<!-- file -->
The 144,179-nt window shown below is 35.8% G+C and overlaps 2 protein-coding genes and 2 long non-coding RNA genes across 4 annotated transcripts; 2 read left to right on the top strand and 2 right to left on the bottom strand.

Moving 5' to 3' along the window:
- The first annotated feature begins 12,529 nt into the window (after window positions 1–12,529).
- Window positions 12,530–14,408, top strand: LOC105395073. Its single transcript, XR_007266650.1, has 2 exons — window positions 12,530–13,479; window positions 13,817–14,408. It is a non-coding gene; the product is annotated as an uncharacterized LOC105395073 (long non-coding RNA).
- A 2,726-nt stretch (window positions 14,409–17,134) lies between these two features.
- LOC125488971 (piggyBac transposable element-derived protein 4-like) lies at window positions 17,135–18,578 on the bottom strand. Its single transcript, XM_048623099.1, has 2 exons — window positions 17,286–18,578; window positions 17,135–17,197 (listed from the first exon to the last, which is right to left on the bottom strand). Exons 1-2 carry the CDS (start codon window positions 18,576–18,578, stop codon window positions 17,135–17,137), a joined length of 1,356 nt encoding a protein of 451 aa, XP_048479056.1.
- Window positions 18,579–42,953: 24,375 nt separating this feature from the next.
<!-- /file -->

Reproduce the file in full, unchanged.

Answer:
The 144,179-nt window shown below is 35.8% G+C and overlaps 2 protein-coding genes and 2 long non-coding RNA genes across 4 annotated transcripts; 2 read left to right on the top strand and 2 right to left on the bottom strand.

Moving 5' to 3' along the window:
- The first annotated feature begins 12,529 nt into the window (after window positions 1–12,529).
- Window positions 12,530–14,408, top strand: LOC105395073. Its single transcript, XR_007266650.1, has 2 exons — window positions 12,530–13,479; window positions 13,817–14,408. It is a non-coding gene; the product is annotated as an uncharacterized LOC105395073 (long non-coding RNA).
- A 2,726-nt stretch (window positions 14,409–17,134) lies between these two features.
- LOC125488971 (piggyBac transposable element-derived protein 4-like) lies at window positions 17,135–18,578 on the bottom strand. Its single transcript, XM_048623099.1, has 2 exons — window positions 17,286–18,578; window positions 17,135–17,197 (listed from the first exon to the last, which is right to left on the bottom strand). Exons 1-2 carry the CDS (start codon window positions 18,576–18,578, stop codon window positions 17,135–17,137), a joined length of 1,356 nt encoding a protein of 451 aa, XP_048479056.1.
- Window positions 18,579–42,953: 24,375 nt separating this feature from the next.